From the Foxger’s Den #55: Pentominous

Pentominous by Grant Fikes


or solve online (using our beta test of Penpa-Edit tools; use tab to alternate between a composite mode for line/edge drawing and a letter entry mode.)

This is a “Twisted Tuesday” puzzle variation.

Theme: Logical

Rules: Variation of Fillomino rules where regions with the same shape must avoid each other instead of regions with the same size (all regions in a pentominous puzzle are pentominoes).

Specifically, divide the grid into 20 pentominoes so that no two pentominoes of the same shape (including rotations/reflections) share an edge. A cell with a letter in it must be part of the pentomino shape normally associated with that letter as given below the grid. Not all pentomino shapes need appear.

Answer String: Enter the letter associated with the pentomino occupying each cell in the two marked rows from left to right, separating the rows with a comma. Use CAPITAL LETTERS!

Time Standards (highlight to view): Grandmaster = 2:00, Master = 4:30, Expert = 9:00

Solution: PDF

Note: Follow this link for other puzzles involving Pentominoes.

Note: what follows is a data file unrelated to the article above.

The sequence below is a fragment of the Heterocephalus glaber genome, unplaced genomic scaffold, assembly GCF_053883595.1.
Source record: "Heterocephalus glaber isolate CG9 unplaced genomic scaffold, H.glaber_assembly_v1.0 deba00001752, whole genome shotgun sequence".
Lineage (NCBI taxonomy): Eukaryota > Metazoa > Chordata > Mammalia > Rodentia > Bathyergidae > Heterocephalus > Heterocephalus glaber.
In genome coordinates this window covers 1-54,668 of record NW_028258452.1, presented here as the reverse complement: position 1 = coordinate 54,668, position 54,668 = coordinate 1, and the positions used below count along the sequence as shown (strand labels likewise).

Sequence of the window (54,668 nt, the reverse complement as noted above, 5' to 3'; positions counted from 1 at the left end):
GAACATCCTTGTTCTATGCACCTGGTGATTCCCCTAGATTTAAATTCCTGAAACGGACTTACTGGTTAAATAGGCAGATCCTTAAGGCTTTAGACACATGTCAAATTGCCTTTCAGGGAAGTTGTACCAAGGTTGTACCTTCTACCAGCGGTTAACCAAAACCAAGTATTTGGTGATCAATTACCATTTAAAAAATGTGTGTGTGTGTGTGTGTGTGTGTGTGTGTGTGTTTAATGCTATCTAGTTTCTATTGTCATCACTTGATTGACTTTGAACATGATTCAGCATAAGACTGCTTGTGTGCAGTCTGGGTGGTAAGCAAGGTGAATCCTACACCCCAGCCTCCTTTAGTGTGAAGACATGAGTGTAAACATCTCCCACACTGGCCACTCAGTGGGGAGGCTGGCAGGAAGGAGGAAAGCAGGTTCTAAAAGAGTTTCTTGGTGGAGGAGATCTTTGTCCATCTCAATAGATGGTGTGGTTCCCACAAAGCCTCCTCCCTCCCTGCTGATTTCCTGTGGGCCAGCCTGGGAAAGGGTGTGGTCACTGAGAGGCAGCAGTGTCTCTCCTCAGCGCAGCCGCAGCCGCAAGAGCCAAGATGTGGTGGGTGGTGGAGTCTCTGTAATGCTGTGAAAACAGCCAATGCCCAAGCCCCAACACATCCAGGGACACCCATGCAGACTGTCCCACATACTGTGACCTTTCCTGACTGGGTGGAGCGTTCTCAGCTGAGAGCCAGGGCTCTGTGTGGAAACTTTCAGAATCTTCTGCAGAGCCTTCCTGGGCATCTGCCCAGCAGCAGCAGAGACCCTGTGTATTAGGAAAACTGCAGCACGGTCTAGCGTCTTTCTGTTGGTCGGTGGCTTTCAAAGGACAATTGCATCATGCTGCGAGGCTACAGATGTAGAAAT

• Giovanni P. says:

    Nice concept for a variant, but I didn’t spot the logic of the bottom-right corner and ended up doing a little trial and error to make it work. I get it involves placing some of the Y and N blocks with certainty, and then I guess it’s figuring out how to divide the rest in order to avoid duplication (Two P pentominoes in particular?).

    • chaotic_iak says:

      I testsolved this puzzle (personally by mathgrant 😛 ) and I also used trial and error at that corner. But now I solved it again, there seems to be a very narrow logical step: Try seeing what ahppens with R5C5. There’s a lot of what-if’s, but none goes more than putting two or three pentominoes.

    • Para says:

      My logic was as follows:
      1. R6C4 can’t be joined with R5C5 as it would form either a F, X or Y, all of which it would already be touching. So it’s part of the Y, which will then go vertical.
      2. R10C4 is now part of the N and so are R9C67.
      3. The right bottom corner now has 9 cells that can’t be part of the N and have only one exit point, which means that either R10C6 or R8C8 forms 2 pentominos with those 9 cells.
      4. R7C8 is thus part the second pentomino in the middle as it can’t reach R5C5.
      5. R9C5 needs to join with N as it can’t reach R7C8 and this is the only pentomino it can now be part of.

      Now you can figure out how to fill the rest pretty simply.

      I hope this is clear.

  • Anurag says:

    Nice and easy

  • Francis says:

    Friendly start with a slightly tricky finish. Very nice.

  • JL says:

    Puzzle link [EDIT: Removed as we added our own official link to post]

  • Rajesh Kumar says:

    4.30 Mins to solve this one. It was tricky to find correct placements in the lower right corner.

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